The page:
notes, continued: up to this point, my reason for mentioning
The Quarterly references apply recent scholarship to the Lectionary readings. In effect, these Personal Notes annotate the Index references at www.western-civilization.com By reviewing the footnotes; one can quickly decide whether the effort to consult the original article may be worth the effort.
My intention is to leave these notes in the prologue for one
more Sunday, then add the same as an appendix at the end of each session. The Lectionary gives the readings used
at Mass, the Vulgate
reaches toward a traditional Latin translation, while Nestle and the grammarian
reach even further back to the original Greek.
brings the Fathers of the Church to bear, in the monastic traditions, including
the Poor Clares. Pope
The Sunday words are developed out of Stuhlmueller. Stuhlmueller advises praying the psalms with a word-focus. A single word is somewhat easier than the Responsorial Antiphon that is a little more difficult, but that I use personally.
As the readings cycles progress, eventually Stuhlmueller and the Sunday Sermons will be used up. After that, I may simply add to what I originally wrote. That change will take several more years to accomplish.
While the projected Appendix will take up considerable printed space, my computer can readily accommodate that. I will not expect regular readers to print the Appendix, nor do I intend to print it for my personal use each week.
The idea is to balance and connect recent scholarship with the substance of traditional spirituality.
All of that said, the word for this week is kindness.
The overview for these readings is about consolation, not only as a sequential event but also even as a contemporaneous event, connected with dryness. The idea is to be joyful through it all.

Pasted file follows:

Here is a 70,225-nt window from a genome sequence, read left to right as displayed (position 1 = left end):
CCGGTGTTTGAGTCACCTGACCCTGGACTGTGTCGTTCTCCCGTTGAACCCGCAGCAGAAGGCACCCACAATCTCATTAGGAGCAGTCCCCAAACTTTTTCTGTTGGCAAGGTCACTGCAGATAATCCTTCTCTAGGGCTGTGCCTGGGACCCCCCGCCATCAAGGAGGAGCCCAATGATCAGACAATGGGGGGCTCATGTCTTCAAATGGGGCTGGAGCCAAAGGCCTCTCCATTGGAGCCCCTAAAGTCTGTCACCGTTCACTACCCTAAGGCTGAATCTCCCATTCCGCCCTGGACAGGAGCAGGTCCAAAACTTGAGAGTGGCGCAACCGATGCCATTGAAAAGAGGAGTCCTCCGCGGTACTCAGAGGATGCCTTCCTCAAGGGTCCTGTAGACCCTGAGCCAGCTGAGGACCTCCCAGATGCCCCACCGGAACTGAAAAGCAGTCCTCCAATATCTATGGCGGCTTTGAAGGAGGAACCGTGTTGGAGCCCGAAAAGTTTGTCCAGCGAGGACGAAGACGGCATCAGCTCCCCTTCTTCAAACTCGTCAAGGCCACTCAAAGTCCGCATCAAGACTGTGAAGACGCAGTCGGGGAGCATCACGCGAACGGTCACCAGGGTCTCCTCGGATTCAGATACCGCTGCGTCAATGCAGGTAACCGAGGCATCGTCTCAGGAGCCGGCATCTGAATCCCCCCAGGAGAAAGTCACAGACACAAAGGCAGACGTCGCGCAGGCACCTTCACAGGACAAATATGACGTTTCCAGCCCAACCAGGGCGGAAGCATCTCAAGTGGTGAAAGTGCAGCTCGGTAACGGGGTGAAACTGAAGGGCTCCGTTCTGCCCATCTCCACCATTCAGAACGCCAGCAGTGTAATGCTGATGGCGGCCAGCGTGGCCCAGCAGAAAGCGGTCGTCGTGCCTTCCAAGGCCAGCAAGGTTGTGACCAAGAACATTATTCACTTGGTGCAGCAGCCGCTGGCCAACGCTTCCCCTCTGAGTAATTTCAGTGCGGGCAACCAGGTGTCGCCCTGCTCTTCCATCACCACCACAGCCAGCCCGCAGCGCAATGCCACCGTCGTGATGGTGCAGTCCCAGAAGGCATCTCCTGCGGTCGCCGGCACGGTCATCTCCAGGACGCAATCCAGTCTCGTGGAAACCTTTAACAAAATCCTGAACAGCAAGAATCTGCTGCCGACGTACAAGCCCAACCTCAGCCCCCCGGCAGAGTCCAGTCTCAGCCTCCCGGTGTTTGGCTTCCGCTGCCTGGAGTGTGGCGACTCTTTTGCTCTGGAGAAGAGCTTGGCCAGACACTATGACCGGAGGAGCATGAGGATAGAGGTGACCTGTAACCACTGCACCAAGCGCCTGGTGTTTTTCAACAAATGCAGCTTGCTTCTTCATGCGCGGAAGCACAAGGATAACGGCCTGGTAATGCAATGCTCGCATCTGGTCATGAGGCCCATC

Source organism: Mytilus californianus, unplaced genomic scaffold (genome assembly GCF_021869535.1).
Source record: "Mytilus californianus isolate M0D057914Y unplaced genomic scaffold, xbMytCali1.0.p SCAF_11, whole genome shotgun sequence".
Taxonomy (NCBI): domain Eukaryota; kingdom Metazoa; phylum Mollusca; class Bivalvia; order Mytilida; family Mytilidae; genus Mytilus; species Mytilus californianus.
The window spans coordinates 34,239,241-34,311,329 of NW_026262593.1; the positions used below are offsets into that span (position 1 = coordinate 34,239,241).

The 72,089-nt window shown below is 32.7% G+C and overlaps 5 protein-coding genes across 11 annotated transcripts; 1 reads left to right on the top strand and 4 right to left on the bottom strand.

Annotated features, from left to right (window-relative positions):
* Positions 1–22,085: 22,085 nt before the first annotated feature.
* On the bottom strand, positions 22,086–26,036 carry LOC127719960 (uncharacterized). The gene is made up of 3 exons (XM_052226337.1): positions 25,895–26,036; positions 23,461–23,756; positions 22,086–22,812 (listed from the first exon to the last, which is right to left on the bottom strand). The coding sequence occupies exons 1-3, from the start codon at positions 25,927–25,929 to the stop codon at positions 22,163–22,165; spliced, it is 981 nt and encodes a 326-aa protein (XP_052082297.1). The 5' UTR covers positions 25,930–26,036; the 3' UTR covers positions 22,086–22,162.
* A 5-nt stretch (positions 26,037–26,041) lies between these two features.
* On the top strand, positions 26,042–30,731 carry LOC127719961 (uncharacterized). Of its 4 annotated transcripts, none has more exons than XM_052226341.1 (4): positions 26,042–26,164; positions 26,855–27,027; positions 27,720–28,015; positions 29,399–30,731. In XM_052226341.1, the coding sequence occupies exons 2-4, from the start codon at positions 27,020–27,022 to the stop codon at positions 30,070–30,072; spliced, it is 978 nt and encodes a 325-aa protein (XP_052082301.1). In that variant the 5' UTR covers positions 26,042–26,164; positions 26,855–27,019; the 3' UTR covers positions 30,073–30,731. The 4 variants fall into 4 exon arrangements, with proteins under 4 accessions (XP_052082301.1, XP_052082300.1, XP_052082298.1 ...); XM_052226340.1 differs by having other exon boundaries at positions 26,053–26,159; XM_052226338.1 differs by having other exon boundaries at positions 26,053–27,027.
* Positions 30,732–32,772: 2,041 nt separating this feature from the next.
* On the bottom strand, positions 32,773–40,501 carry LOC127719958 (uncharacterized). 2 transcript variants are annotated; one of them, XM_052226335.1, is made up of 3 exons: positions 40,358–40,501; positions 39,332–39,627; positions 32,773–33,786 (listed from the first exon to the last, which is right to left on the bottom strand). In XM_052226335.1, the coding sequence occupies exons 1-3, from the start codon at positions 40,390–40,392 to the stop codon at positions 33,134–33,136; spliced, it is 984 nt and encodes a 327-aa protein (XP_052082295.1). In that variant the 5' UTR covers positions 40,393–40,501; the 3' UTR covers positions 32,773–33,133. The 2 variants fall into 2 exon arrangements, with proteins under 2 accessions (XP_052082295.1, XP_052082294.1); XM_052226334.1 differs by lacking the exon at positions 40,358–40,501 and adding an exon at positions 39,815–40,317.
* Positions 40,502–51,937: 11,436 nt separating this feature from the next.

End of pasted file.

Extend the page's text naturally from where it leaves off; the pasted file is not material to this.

First God calls Amos from following a flock of sheep to
following God himself in prophetic mode.
For this, God then permits Amaziah, priest of
One scholar quoting another notes, “Amaziah,
Psalm 85:9-10, 11-12, 13-14
Verse 8 is the Responsorial.
verse 8 Lord, let us see your kindness, and grant us your salvation.
This Responsorial verse formed the Alleluia verse for the First Sunday of Advent in this Cycle B. The verse is again used the same way for the Second Sunday of Advent B as here in the Fifteenth Sunday in Ordinary Time B.
verse 11 justice and peace shall kiss.
The first draft of these notes is being composed on the
Feast of Corpus Christi, June 22, when the Poor Clares laid the corner stone
for their new monastery in
As a technical note, the Vulgate does not have a verse 14. How the Vulgate verse 13 fits the Lectionary verses 13 and 14 is unclear. Translating the psalms is a difficult task.
Where the Lectionary uses destined, the Vulgate uses praedestinavit and praedestinati,
in other words, predestined. Calvinists
verse 5 In
love he destined us for adoption to
in accord with the favor of his will
Favor of his will means that God controls history itself, ensuring whatever God wants happens.
verse 6 for the praise of the glory of his grace
that he granted us in the beloved.
Where the Lectionary offers beloved as an adjective,
The Greek does not capitalize hgaphmenw, that is Dilecto or beloved.
verse 8 In all wisdom and insight, he has made known to us
the mystery of his will in accord with his favor
For insight, the Vulgate uses prudentia.
verse 10 In him we were also chosen,
destined in accord with the purpose of the One
who accomplishes all things according to the intention of his will
To quote what the Pope writes about the Joyful Mysteries of the rosary:
20. The first five decades, the
“joyful mysteries,” are marked by the joy
radiating from the event of the Incarnation. This is clear from the very first mystery,
the Annunciation, where Gabriel’s greeting to the
Virgin of Nazareth is linked to an invitation to messianic joy: “Rejoice, Mary.”
The whole of salvation history, in some
sense the entire history of the world, has led up to this greeting. If it is the Father’s plan to unite all
Exultation is the keynote of the
The final two mysteries, while